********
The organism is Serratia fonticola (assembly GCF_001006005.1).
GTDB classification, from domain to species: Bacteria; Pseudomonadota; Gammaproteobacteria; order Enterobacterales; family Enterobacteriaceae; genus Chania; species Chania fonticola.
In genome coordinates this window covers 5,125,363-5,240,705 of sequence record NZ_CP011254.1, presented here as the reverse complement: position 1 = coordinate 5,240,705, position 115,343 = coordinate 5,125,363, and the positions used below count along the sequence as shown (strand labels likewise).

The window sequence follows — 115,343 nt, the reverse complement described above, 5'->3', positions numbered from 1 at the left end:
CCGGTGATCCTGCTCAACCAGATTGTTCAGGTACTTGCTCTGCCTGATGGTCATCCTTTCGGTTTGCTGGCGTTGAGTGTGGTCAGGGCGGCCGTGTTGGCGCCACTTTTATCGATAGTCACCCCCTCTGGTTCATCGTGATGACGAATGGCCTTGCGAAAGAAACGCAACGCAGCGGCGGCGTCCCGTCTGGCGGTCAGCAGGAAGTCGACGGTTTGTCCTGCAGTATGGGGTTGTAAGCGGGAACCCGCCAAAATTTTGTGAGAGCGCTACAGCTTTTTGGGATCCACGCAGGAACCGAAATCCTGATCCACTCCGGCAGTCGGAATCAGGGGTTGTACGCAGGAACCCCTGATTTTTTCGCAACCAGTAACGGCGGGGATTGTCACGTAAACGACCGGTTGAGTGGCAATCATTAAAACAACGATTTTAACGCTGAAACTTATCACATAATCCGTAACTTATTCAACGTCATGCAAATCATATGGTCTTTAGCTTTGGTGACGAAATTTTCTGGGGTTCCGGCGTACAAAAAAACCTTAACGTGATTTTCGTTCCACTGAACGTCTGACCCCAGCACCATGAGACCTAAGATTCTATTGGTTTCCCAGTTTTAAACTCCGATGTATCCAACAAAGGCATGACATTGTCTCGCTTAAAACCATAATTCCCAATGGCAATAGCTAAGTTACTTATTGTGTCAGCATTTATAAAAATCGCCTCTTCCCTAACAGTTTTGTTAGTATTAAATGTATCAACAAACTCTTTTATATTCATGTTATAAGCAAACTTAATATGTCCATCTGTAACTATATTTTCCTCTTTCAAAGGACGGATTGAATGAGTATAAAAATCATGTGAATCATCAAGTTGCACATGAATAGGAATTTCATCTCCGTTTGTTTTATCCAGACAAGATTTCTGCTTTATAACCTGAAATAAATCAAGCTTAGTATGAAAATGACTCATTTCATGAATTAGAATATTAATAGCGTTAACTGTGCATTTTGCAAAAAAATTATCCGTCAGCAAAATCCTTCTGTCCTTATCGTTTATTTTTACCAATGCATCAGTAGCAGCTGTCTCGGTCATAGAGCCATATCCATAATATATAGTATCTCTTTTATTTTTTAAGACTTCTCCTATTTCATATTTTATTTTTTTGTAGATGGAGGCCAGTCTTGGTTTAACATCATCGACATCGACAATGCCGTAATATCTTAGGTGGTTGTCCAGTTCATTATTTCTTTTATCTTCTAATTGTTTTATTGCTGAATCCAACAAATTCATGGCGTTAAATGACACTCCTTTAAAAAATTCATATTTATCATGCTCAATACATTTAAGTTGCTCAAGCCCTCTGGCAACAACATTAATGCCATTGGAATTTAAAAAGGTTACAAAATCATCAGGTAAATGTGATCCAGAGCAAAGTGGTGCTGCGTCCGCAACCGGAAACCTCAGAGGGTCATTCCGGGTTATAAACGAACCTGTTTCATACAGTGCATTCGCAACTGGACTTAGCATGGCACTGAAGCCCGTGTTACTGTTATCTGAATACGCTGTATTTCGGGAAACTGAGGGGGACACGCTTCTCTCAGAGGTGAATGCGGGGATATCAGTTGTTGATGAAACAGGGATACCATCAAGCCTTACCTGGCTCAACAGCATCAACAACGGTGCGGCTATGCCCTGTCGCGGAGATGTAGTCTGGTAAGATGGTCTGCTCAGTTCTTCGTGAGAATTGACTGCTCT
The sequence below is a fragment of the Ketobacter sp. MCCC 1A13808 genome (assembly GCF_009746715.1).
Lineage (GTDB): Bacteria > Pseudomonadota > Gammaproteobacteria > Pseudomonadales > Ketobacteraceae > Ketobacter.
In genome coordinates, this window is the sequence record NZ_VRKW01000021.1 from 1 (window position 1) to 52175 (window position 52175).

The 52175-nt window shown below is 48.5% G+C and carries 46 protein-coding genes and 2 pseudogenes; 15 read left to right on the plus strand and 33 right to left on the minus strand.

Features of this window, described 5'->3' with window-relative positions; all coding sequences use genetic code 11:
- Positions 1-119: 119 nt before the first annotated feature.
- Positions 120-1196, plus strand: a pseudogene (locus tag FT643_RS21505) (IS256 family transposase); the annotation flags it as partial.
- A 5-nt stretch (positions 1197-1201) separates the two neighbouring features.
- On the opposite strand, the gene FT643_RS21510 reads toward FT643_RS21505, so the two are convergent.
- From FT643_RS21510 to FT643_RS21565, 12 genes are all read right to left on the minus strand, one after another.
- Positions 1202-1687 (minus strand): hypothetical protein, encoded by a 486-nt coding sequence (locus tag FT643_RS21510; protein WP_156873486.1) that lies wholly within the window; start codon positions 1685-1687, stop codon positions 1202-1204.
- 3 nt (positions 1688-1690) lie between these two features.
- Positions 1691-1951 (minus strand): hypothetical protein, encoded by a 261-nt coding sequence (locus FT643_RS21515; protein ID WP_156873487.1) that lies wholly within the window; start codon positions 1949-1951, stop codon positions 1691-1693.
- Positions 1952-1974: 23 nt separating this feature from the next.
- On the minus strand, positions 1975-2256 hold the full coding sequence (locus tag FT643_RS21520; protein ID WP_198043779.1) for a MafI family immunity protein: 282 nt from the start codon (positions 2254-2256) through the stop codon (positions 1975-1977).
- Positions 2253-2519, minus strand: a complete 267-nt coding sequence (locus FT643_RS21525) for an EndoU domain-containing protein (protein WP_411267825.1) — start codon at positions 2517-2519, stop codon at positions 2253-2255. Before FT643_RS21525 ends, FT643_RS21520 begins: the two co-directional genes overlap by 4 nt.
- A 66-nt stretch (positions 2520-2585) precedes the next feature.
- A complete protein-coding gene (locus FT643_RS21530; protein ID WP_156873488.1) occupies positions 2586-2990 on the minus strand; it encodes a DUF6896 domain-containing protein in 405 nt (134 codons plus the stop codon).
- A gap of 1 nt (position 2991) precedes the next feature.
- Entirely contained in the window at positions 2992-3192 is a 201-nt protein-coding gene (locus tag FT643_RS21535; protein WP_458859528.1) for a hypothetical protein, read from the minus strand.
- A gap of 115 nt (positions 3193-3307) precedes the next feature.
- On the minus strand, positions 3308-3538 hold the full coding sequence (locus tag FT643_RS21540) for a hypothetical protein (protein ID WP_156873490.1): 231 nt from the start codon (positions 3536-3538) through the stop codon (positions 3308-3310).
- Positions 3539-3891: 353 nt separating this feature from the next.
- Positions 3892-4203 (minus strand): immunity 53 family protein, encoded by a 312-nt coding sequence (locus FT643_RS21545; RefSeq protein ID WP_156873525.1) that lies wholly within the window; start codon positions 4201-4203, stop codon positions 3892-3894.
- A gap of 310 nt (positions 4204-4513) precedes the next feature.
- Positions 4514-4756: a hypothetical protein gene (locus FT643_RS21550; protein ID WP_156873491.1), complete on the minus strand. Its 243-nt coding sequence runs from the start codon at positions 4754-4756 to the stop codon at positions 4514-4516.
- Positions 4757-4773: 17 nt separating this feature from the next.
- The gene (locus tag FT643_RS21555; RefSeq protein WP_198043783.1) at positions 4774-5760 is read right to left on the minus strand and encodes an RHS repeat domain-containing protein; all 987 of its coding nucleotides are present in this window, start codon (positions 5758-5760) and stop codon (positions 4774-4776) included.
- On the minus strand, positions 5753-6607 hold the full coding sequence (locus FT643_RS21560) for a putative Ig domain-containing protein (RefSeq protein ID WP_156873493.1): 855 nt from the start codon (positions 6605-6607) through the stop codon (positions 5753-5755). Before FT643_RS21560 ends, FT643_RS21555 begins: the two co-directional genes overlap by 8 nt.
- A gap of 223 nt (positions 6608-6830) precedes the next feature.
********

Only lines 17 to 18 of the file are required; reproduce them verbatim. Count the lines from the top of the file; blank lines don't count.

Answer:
- 3 nt (positions 1688-1690) lie between these two features.
- Positions 1691-1951 (minus strand): hypothetical protein, encoded by a 261-nt coding sequence (locus FT643_RS21515; protein ID WP_156873487.1) that lies wholly within the window; start codon positions 1949-1951, stop codon positions 1691-1693.